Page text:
Brendan Lemieux, at his ceiling, becomes a third liner. More likely a fourth liner who really pisses you off. Good AHLer. The first round pick is the big piece in the Hayes deal though.— Scott Wheeler (@scottcwheeler) February 25, 2019
OK with all that out of the way, let’s get into the more nitty gritty. If Lemieux becomes a bottom-six pest (ala Brandon Prust) who straightens things out defensively and isn’t actively hurting the team on the ice, he’s an enormous upgrade over the Cody McLeod or Tanner Glass types who have prowled the Rangers’ fourth line for centuries. And he would allow the team to avoid them moving forward since they apparently can’t help themselves. The problem is that right now that outcome doesn’t look great.
He had a fine year in the AHL last year, with 43 points in 51 games to go alone with 170 penalty minutes,
but only 19 of those points were primary ones (I messed up, he has 30 primary points). He’s not a great skater — not a bad one, either — and generally focuses on annoying opponents and bringing a physical edge.
Here’s where that’s a problem: The Jets were reportedly looking to cut bait with Nick Petan, who hasn’t been able to find his way into their NHL lineup. From a hockey player standpoint, Petan may be in the same “tier” of prospect as Lemieux, but his ceiling is miles higher. The question becomes did Gorton ask for Petan and get shut down or did he prioritize the gritty that came with Lemieux? Answering that will tell me a lot about where Gorton’s head was during this trade.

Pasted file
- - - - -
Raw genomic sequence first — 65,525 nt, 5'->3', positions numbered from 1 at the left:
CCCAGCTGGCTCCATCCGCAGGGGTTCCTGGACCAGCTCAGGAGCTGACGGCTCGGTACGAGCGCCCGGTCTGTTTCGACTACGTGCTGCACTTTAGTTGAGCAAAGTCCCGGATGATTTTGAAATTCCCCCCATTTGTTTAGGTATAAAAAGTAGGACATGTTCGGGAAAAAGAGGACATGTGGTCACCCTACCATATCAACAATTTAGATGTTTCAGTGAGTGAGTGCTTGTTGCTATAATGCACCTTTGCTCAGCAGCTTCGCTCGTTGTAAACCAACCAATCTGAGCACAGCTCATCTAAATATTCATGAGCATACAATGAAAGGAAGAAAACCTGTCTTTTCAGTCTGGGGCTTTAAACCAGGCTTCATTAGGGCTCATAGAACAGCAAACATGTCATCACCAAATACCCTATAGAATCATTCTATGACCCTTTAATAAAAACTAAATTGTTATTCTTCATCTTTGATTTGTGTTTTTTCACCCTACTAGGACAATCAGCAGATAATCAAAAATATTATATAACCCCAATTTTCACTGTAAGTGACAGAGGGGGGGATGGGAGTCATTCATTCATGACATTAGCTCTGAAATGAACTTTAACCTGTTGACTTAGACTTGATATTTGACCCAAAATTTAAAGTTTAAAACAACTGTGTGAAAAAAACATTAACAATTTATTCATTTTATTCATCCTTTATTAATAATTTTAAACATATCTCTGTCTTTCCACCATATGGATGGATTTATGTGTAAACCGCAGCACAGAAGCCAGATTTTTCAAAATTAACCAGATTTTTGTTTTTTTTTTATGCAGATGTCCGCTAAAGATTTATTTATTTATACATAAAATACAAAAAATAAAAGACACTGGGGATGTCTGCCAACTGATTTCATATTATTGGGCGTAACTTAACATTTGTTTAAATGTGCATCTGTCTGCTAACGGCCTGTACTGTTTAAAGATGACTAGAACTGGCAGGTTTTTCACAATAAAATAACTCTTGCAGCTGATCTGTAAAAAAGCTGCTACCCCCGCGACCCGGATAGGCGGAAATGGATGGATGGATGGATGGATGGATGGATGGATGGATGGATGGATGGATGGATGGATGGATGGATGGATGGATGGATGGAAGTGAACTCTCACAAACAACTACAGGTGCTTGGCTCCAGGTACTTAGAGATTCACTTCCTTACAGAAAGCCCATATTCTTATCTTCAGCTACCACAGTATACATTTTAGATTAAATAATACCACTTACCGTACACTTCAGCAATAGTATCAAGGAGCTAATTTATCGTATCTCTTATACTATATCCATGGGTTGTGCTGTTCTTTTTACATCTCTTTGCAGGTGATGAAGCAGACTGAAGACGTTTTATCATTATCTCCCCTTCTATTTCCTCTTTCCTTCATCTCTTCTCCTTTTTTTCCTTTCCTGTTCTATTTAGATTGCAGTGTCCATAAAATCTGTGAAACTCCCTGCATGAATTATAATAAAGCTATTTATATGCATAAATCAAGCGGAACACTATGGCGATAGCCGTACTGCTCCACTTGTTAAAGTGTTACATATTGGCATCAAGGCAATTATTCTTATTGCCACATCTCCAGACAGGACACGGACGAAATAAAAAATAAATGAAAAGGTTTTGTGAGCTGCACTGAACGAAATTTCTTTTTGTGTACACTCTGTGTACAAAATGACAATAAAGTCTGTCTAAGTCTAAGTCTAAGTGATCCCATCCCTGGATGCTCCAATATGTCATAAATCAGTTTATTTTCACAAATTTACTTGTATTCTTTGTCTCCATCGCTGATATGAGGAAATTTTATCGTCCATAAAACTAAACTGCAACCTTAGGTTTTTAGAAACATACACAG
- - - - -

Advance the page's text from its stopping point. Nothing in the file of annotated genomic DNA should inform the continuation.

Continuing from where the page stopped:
If Lemieux figures things out then this is a fine acquisition for the Rangers. The organization currently sits at 43 contracts and literally needs warm bodies to field the team — especially with Zuccarello returning zero player assets. Lemieux will join the big club right away, and hopefully start sorting out some of the issues with his game. As a 22-year-old, that’s not a crazy hope.
COST:— Murat Ates (@WPGMurat) February 25, 2019
-Brendan Lemieux is a good bet to be a longtime 3rd/4th line player, IMO.
-Draft research by Scott Cullen suggests a late 1st round pick is about 50% to play 100 games in the NHL and 75% to be 4th line or worse.
-The conditional 4th in 2022 would mean the Jets won the Cup
Is the fear if he doesn’t put it all together. If he just turns into another Glass then it will become a “why is X scratched for Lemieux” type deal that we’ll be talking about for years. If he figures it out, even with the low bar of a playable fourth liner, then we’ll be avoiding those conversations.
The conditional 4th round pick (2022)
I will spend as much time on this conditional pick as likelihood of it happening:
Winnipeg would need to win the Cup for this to trigger.
One quick aside
From the Zuccarello return and now the Hayes return, it does appear as though the Rangers are prioritizing re-stocking the cupboard on their own, rather than taking on team’s castaway prospects. That’s not the worst strategy in the world — remember, you’re always at a disadvantage when you trade for another team’s prospects because they inherently know more than you do about them — but it only works if you’re swinging for the fences every time. That happened in the first round of the 2018 NHL Draft, and I would expect it to happen that way again this year.
That said, if the Rangers were so concerned with building this out on their own, part of me wonders why Lemieux is coming back rather than another pick. The Rangers need warm bodies, sure, but the hope is they’re not banking on Lemieux being a big part of the future simply because he can punch people.